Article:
I don't know if this explains my doubt. Maybe in future I'll have to revise these findings. There is nothing apologetic about it for the Ramayan is such an epic; it invites one to read it again and again.
A. N. Nanda


Tuesday, August 12, 2008

On the Fringe of History: “The Glass Palace” by Amitav Ghosh

The last book I read, William Darlymple's "The Last Mughal" concluded in Burma with the exile and demise of last Mughal Emperor Bahadur Shah Zafar. Now the book I am going to review started in Burma with its last king Thebaw getting defeated and exiled to India. It's only a coincidence, and an interesting one at that. Isn't it?

Tracing history along the footprints of illustrious personages is as easy as writing ‘O’, but to delve deep into it peeping through the lives of the humble commoners has to be a walk through labyrinth. Working with cross purposes, all the time answering the questions of existence, and with no big past to protect nor a clear future to leap, these common folk have always received raw deals in the hands of historians. But where history flounders, fiction takes over. Here conviction matters, a credo that takes one to the realm of sweat and tears of the common folk, the makers of history. Truly, great fiction owes its origin to such a conviction. Or else, how can one narrate the devastating aftereffects of an air raid so movingly without recounting the tribulations of homeless commoners? How does one fathom the distress in the flight of refugees without showing the picture of a ravenous baby suckling the dry breast of its mother or a woman trying to barter the silk sari off her body just for a handful of food? How does one pen the trauma of a nation in turbulence without touching the lives of the common sufferers?

Amitav Ghosh’s magnum opus “The Glass Palace” [ISBN: 978-81-7223-419-5; Harper Collins; 2007; Paperback, Price INR 295.00] is not an historical account, for the author says that in the concluding chapter of the book. To quote him, " 'The Glass Palace' is thus unqualifiedly a novel and I can state without reservation that except for the King Thebaw, Queen Supalayat and their daughters, none of its principal characters bear any resemblance to real people, living or deceased."

With an assertion so categorical, the matter should settle here. But it does not, for there are painstaking details to give the feeling that what is being told is a real story, a genuine historical account of people that would not have otherwise got their passport to history: you have a Dolly growing into her adulthood enduring with equanimity a life in exile while serving the deposed king and the royal family; you have a Rajkumar making the best of the opportunities provided by colonial Burma; you have a Uma, the collector’s wife, metamorphosing herself from a demure womanhood to a politically prominent persona; you have an Arjun overcoming his ingrained inferiority complex internalizing the flamboyant formalities of army hierarchies; you have a Saya John living through the uncertainties that come his way all through…. And all the while the narratives sustain the stories with details that only go to add to the beauty of the plot, with poignancy that heighten the appeal of the book.

The book is of epic proportion where characters pass through all their life stages in their respective ways leaving behind on their trails traces of their struggle, romance, hope, success, failures, and it goes on and on for three generations. Rajkumar brings with him a story of rags to riches, marries her sweetheart Dolly after a long wait, acquires family, and gives his progeny enough. But enough is not enough; the progeny cannot rewrite the story of success, at least not so spectacularly as the patriarch has done. They in their turn acquire families and their families give birth to another and, in a way, all of them play second fiddle. Similar is the case with Saya John, a loner who lives chasing a dream of contended life of familial boisterousness just to be tragically denied that at the end. Altogether the range is quite extensive, but through the steady turn of events and incisive exploration of the characters, the author has greatly saved the work from appearing flat.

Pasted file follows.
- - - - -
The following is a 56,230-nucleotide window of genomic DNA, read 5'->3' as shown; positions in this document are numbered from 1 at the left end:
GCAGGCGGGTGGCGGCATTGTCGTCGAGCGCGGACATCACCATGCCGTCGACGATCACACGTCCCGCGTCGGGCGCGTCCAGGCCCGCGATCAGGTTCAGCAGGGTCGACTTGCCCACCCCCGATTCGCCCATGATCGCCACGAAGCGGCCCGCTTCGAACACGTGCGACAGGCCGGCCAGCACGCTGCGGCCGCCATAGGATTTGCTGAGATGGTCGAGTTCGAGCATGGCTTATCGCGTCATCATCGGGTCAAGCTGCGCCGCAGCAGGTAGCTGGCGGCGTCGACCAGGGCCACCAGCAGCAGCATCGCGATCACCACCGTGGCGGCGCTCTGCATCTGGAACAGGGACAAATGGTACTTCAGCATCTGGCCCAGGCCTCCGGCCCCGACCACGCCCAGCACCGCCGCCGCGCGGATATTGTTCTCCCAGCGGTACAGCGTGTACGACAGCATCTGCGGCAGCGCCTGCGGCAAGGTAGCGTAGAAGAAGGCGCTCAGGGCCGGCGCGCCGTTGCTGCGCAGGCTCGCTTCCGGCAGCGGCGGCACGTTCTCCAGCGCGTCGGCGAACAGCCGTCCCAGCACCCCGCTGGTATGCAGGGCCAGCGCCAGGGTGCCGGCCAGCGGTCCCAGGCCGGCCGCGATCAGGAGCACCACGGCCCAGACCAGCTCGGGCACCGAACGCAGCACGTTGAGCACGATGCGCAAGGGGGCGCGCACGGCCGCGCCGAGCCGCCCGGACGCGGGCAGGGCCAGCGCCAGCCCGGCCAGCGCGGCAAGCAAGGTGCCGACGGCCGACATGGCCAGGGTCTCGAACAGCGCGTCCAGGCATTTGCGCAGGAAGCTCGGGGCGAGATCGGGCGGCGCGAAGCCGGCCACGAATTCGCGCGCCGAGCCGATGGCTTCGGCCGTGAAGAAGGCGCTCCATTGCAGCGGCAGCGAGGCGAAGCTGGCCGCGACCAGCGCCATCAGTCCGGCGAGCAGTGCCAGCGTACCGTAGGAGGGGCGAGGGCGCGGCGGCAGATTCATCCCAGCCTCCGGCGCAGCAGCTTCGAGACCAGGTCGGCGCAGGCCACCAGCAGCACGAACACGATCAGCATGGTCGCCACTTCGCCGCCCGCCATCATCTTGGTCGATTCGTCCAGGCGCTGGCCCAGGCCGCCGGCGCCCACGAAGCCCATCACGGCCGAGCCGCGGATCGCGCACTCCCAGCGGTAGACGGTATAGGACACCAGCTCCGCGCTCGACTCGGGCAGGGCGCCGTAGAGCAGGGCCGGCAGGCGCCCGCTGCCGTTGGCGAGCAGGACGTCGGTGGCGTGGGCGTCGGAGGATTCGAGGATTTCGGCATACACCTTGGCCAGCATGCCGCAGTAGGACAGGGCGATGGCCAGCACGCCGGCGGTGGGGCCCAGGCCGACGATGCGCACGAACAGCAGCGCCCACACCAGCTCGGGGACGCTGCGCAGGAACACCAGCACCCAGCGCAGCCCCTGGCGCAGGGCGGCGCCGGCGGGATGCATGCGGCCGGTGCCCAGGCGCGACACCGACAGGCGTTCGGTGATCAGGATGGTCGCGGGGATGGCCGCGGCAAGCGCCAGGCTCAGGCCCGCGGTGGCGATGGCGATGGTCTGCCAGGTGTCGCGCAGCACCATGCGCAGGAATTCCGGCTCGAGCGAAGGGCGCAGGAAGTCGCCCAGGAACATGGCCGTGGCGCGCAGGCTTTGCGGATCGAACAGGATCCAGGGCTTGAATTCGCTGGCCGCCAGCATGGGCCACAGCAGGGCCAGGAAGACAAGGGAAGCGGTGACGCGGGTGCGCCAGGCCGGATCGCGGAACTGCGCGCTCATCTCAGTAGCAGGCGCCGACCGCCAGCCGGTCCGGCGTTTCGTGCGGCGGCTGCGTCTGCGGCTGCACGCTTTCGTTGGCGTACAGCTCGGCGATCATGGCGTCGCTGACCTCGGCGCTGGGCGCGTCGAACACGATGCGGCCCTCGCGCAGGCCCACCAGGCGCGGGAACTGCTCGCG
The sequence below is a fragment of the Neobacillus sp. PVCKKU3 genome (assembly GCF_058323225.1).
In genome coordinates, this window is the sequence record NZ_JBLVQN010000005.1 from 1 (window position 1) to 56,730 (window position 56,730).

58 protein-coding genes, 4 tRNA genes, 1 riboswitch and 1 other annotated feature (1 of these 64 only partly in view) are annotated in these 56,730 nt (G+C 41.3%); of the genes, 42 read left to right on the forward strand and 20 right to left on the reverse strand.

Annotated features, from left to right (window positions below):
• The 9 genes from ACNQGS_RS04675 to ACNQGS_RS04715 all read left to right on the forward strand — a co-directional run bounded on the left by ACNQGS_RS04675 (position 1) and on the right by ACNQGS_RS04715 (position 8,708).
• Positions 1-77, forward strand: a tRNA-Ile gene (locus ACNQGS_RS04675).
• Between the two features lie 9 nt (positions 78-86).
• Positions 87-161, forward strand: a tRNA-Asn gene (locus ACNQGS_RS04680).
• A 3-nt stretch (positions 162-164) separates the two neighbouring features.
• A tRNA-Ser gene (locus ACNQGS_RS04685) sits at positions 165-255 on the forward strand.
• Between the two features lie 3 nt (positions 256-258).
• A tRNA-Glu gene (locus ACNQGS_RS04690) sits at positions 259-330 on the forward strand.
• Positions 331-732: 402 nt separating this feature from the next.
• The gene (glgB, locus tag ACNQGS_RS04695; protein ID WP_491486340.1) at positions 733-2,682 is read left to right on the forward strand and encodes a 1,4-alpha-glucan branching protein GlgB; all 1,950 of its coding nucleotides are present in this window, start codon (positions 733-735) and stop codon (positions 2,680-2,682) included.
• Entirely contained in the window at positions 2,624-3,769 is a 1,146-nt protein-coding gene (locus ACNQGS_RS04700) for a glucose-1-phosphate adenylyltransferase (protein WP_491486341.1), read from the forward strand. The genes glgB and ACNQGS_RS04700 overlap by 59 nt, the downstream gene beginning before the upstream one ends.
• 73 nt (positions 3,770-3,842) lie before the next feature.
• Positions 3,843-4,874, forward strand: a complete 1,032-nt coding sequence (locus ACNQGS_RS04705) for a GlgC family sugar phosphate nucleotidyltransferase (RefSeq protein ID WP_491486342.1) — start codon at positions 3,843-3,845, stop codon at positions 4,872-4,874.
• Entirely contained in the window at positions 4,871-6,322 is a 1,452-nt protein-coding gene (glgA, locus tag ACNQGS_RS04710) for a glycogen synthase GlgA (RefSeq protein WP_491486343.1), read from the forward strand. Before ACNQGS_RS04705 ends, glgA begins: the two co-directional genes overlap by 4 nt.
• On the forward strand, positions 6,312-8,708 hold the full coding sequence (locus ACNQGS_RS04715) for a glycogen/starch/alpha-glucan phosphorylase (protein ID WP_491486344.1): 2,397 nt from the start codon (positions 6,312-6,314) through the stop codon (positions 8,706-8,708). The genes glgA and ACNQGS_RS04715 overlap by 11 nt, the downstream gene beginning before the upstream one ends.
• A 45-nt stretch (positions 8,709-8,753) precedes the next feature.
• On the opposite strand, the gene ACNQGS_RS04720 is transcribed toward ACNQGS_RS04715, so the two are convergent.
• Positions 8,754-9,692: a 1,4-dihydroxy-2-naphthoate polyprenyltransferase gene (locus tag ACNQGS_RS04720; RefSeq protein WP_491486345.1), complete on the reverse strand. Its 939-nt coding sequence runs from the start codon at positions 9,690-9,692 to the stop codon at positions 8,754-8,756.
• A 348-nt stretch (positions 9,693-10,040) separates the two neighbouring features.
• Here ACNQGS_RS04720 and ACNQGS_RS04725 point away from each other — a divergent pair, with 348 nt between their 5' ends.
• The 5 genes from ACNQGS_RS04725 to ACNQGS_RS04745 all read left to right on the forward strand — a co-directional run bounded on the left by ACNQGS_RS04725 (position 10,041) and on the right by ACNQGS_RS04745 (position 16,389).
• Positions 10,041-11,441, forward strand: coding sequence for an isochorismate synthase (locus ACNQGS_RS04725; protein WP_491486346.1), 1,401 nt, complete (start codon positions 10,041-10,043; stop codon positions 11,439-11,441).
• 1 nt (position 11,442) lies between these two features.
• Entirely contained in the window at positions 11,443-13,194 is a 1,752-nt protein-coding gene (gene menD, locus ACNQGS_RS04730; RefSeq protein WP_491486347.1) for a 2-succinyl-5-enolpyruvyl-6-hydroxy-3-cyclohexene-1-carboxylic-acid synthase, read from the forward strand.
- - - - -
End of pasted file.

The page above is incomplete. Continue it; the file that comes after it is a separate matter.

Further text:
What makes the opus immensely readable is the setting, the rhythmic progress of the storyline along the historical time-line. A great mass of information and historical details have been seamlessly integrated into the storyline. The king in Burma is deposed and exiled to India; the colonial rule brings prosperity in the country through timber trade and oil drilling; the tide takes a turn and the colonial British rule is challenged by the Japanese; the country suffers under the occupation of the new colonial power; the Japanese are driven out but the country falls into the hands of military junta; a movement for democracy raises its head and the military quells it with its iron hand; and so on. There is a measured treatment of both the elements—the background gets enough focus yet it never overshadows the journey of the characters from point to point along the march of events in the background.

Just a couple of quibbles. Amitav Ghosh seems to have over-researched for the sake of keeping his references accurate. For example, he has mentioned way too many models of automobiles to appear as if he is narrating the entries in a vintage rally. The question comes to the minds of the readers: are these details necessary? Be it as it may, they’re not all too off-putting though. Rather it is quite informative to the readers while he says things like teak has evolved from species of mint or Europeans taught people in the sub-continent to harness elephants for timber gathering or even the elephant trainers hailed from a lesser known place called Koraput. Whether he is saying about Anthrax menace in the forests of central Burma or a Hindu army officer willingly taking beef to be accepted among the British peers, Amitav Ghosh is trying to do one and the same thing: he is just supplying flesh to his plot, not oomph alone. I’ve read the author’s another work, “The Hungry Tide” and the way he has dealt with dolphins and crabs or researched into the nomenclature of a type of sweet “Ledkin” is still more long-winded there than he has done in this work.

My special quibble is about the way Amitav ends his opus. He does not hesitate to dilute the height of poignancy he has created just by lightening the end with a geriatric love scene. I don’t think it is at all necessary; at least not when he has already said everything he has to.



A. N. Nanda